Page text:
Discussing the concept of peer pressure with teens: a five-step guide
Ask your class to discuss the concept of friendship- what is it that makes friendship important? Ask the teens to share how they feel about having friends. Ask them to discuss different types of friendships.
Discuss the concept of friendships and peer pressure with your group.
Peer groups are important, particularly in our teenage years. We want to feel part of a group as part of our social development in adolescence. And they can be a good thing. It’s great to feel part of a community or group. However, it’s important to be mindful that there can also be negative consequences if we don’t think for ourselves.
It’s important to remember that your group’s behaviour or activities aren’t always good for you, your health, or that of others. Perhaps you find yourself under pressure to do activities you wouldn’t consider doing otherwise. You may feel uncomfortable about these activities. You might know they’re bad for you. For example, underage drinking or drugs. However, you feel that if you don’t do them you’ll be bullied or made feel left out of the group. This is what is known as peer pressure and sometimes leads to teens engaging in bad or even dangerous behaviour for fear of not fitting in with their group.
Time for a brainstorming session. Ask the class to think of the advantages, and disadvantages, to be had from belonging to a group. Divide up your whiteboard or pin two sheets of paper on the wall, and ask the teens to list out these advantages and disadvantages.When the lists have been completed, it’s now time to prompt a discussion. Ask the teens what they notice about the points on each list. Ask them to think if anything is missing from either of the lists. Finally, ask the teens to consider what they have learned about belonging to a group, based on this discussion.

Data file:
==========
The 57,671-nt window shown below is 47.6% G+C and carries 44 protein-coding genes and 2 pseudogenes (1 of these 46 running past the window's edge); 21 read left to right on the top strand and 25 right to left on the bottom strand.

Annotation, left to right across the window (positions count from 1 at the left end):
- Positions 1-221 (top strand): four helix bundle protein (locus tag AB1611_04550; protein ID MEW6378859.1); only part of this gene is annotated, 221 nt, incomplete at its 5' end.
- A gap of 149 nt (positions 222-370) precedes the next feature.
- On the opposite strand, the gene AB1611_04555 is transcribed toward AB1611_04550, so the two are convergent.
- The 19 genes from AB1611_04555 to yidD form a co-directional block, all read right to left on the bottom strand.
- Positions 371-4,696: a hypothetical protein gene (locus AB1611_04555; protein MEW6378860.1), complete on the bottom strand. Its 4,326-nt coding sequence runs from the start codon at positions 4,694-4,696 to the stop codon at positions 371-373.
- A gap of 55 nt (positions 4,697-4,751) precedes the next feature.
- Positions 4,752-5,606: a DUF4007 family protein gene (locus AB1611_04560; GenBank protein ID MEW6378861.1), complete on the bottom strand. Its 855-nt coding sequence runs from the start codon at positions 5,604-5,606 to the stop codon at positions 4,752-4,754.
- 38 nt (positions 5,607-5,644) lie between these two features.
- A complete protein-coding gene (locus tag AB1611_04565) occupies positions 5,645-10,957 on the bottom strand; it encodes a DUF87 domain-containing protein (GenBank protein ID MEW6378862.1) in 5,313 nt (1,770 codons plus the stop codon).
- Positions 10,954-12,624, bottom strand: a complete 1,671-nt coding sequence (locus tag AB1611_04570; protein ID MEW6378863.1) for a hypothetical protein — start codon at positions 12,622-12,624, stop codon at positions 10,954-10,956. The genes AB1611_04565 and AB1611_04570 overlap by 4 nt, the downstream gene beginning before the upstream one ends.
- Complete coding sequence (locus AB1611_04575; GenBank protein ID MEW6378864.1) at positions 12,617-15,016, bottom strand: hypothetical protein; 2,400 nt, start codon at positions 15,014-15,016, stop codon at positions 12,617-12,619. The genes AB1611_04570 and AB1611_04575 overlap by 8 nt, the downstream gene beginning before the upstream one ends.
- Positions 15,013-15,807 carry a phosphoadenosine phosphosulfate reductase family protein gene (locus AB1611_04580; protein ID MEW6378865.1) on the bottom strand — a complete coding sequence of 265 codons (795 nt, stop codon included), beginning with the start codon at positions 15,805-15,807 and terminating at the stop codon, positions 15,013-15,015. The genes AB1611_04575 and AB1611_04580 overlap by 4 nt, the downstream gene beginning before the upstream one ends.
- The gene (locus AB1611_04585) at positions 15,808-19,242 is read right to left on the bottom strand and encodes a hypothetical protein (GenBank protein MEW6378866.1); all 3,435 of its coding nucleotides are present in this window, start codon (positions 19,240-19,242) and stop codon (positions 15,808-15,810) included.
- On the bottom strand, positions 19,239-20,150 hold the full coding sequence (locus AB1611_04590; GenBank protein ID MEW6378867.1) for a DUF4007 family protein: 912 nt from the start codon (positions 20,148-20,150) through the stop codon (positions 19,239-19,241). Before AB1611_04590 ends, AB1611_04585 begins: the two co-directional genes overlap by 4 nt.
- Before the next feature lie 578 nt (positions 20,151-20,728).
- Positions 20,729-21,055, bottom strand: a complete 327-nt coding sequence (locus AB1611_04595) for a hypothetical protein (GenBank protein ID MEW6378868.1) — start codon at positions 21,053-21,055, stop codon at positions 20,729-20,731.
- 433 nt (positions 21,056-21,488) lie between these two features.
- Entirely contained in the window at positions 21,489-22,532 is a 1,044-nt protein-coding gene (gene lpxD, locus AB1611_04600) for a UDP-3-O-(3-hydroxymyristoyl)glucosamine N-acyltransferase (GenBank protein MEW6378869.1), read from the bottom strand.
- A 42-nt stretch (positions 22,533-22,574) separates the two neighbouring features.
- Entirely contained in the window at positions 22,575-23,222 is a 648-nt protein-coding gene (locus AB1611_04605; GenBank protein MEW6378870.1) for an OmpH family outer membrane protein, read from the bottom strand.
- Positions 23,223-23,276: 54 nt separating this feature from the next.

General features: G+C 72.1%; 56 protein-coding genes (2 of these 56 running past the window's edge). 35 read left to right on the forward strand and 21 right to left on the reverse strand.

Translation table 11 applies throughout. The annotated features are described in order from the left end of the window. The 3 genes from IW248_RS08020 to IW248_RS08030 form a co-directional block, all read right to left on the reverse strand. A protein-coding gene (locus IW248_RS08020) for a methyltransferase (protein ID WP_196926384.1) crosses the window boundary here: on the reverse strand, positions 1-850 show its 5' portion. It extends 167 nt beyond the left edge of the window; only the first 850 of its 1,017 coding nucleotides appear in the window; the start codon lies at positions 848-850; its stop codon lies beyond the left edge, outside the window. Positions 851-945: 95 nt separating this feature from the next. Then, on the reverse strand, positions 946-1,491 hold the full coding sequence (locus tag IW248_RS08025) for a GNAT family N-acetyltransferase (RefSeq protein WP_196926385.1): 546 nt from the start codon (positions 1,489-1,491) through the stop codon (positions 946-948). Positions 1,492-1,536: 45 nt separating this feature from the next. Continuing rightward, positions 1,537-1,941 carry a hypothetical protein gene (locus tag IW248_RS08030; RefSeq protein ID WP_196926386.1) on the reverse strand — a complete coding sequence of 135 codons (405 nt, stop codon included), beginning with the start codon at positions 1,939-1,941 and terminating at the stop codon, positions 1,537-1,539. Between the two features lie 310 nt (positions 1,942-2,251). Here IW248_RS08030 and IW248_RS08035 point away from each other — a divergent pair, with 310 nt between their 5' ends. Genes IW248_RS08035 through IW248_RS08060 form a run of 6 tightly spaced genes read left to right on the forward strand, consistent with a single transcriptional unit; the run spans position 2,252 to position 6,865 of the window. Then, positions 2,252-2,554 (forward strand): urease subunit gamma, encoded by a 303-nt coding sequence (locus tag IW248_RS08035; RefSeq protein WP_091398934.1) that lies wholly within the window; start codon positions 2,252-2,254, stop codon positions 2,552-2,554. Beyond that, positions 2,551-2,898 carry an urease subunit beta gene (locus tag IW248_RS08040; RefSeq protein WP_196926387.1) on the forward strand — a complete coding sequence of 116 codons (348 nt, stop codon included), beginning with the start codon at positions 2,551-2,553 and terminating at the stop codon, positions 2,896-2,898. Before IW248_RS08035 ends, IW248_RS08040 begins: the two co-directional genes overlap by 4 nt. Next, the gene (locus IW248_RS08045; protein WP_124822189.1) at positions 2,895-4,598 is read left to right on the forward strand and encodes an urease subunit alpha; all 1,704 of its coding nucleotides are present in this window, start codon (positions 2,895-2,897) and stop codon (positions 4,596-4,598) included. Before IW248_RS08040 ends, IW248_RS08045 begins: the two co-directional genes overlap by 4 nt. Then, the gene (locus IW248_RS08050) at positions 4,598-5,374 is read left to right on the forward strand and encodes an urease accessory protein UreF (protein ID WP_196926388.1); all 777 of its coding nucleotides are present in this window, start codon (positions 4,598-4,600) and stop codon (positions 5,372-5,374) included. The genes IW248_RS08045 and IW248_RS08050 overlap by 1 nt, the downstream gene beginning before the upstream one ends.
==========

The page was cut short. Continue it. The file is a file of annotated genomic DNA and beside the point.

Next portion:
Now, it’s time for some group work. Divide the class into small groups, and ask them to each come up with a list of ways teens might be able to deal with peer pressure, this should take about five minutes. When they have completed this task, ask each group to choose the top three strategies, drawn from lists that they have come up with. Now it’s time to bring the groups together; ask each group to send a representative to the top of the room and write one of their top three methods on the whiteboard or a sheet of paper. If there’s time, after discussing these, you could even ask them to put up more.
5. At the end of this exercise, take five minutes or so to summarise the lesson. The teens should take away the following points:
Wanting to belong to a peer group is normal and healthy
Be wary that many teens find themselves pressured, bullied, or taken advantage of in such a group
It’s important to make your own decisions based on your values and ones that are good for you; never feel pressured to do something that makes you feel wrong or uncomfortable
Friendship is important, but never let your friends pressure or bully you into doing something